LosingTheWillToSkate Thu 06-Nov-14 22:05:54

I've decided I'm going to speak to my liaison person at the consulate to ask about the photographs. I think seeing them unpixellated will stop me obsessing about what they might show. I think I have it from studying them now, but the uncertainty is killing me.

I doubt they'll help me with it, so I've also emailed a journalist that I spoke to at the time too.

Feel very weird, but sure that this is the right thing for me.

DinnaeKnowShitFromClay Thu 06-Nov-14 22:33:57

My Mum committed suicide as she was in unbearable pain from cancer. It was very dramatically and inaccurately reported in the local rag but with no pictures and I found that very hard indeed so I cannot imagine how hard you are finding this. flowers for you OP. My heart goes out to you.

TonyThePony Fri 07-Nov-14 09:11:00

Could you maybe get the pictures emailed to your husband or a close friend so that they can prepare you or advise you whether it might be too traumatic?

I'm just worried that it might be harder to see than you expect and once you've seen them, you won't be able to forget them.

I'm so sorry for what you're going through and I hope you find peace (cant think of a better word, sorry) soon.

ihatebats Fri 07-Nov-14 10:25:03

Once you see them you cannot un see them and I don't think that is the issue because you do essentially know exactly what those pixellated photos show.

You need to find a therapy (CBT maybe) that will re focus you and direct you away from unhelpful and obsessive thoughts.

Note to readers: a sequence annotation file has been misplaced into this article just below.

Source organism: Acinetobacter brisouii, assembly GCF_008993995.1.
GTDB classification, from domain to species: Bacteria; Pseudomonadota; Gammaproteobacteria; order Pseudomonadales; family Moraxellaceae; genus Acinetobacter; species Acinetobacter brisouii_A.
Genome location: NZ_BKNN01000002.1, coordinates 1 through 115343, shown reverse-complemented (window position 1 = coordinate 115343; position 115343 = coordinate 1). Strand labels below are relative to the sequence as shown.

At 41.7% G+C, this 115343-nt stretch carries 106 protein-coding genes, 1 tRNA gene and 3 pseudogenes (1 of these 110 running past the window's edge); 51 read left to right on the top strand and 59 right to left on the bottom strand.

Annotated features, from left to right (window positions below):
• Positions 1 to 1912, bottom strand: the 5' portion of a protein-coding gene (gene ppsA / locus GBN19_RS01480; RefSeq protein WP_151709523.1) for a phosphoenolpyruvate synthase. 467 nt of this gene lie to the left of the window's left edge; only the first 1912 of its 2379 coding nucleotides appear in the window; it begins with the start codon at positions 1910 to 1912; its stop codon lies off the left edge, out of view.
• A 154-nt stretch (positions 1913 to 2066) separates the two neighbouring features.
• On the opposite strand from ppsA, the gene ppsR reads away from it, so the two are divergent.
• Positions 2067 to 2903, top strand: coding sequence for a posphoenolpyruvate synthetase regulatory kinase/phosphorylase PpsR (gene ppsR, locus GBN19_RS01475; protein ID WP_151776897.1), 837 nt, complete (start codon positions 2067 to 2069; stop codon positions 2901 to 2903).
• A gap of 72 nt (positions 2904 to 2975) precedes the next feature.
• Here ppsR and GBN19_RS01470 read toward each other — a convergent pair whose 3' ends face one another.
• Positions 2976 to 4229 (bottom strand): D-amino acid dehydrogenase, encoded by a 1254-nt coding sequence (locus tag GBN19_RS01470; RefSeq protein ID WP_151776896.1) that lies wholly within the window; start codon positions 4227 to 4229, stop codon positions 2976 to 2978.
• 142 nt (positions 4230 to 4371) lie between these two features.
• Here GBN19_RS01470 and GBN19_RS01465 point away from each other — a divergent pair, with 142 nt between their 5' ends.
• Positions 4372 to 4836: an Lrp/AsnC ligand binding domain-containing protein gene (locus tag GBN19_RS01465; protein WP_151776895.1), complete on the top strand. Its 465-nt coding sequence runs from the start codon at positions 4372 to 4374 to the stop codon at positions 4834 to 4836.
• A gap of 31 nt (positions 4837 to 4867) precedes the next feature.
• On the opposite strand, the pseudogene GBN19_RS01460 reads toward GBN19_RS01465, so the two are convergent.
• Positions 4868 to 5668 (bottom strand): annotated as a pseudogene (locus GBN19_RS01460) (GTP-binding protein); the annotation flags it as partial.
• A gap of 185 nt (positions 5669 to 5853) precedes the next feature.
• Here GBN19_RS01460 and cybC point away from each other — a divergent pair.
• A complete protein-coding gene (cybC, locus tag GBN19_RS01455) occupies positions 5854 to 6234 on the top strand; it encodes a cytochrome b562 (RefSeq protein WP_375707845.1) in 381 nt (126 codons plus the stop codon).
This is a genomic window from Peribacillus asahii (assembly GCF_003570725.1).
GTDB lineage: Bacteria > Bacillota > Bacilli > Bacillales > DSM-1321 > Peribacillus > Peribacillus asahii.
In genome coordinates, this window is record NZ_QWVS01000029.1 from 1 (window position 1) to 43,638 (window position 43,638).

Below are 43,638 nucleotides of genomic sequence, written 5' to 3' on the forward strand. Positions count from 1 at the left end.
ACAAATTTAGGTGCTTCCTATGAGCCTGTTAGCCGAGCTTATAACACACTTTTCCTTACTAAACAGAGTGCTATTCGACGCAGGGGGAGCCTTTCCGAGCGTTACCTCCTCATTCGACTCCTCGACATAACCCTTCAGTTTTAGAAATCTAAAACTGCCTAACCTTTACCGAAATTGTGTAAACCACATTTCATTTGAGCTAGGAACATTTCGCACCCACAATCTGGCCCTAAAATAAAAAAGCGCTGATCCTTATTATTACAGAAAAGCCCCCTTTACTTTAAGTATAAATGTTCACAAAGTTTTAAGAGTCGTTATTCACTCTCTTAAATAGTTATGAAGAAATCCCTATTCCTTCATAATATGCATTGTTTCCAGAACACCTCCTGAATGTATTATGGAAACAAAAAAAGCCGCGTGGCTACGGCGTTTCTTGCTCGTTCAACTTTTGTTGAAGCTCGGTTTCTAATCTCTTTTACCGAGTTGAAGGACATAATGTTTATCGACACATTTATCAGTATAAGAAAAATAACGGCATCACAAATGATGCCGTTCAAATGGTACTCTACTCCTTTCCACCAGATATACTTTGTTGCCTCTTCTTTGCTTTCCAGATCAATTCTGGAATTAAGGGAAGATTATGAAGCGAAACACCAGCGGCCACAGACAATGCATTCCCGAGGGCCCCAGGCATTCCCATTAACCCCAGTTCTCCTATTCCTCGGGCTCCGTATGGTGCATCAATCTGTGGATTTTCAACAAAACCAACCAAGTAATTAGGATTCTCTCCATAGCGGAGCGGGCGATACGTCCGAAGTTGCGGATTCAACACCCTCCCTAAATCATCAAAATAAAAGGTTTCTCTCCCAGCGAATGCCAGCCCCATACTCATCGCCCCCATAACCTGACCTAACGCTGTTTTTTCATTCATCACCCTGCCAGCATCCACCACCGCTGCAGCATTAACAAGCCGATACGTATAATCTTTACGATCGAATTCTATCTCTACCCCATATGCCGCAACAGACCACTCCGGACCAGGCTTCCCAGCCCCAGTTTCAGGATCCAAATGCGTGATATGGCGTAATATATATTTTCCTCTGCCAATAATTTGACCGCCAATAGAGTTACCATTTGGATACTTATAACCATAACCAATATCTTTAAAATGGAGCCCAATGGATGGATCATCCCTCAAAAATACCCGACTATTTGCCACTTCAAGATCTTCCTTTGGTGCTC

I am very sorry for you and your families loss.

JoylessFucker Fri 07-Nov-14 11:56:47

OP, you have clearly developed a good and trusting relationship with your DH's social worker and I can understand your desire not to change to another therapist. But the circumstances of this are unusual to say the least. If her expertise is solely in grief counselling, there may be issues here for which she doesn't have the appropriate training and could find herself out of her depth. As a trainee counsellor, I find myself as concerned for her as I am for you (and that's a high level of concern).

In particular, I am wondering if your strong need, drive even, to see these pictures are because (subconsciously possibly) you feel they will help you to move from coping mode and shock you into emotional outpouring. However, there are other ways to achieve this without the additional trauma having access to these pictures could bring.

I hope whatever decision you make, you find the support you need and find peace. Take good care OP flowers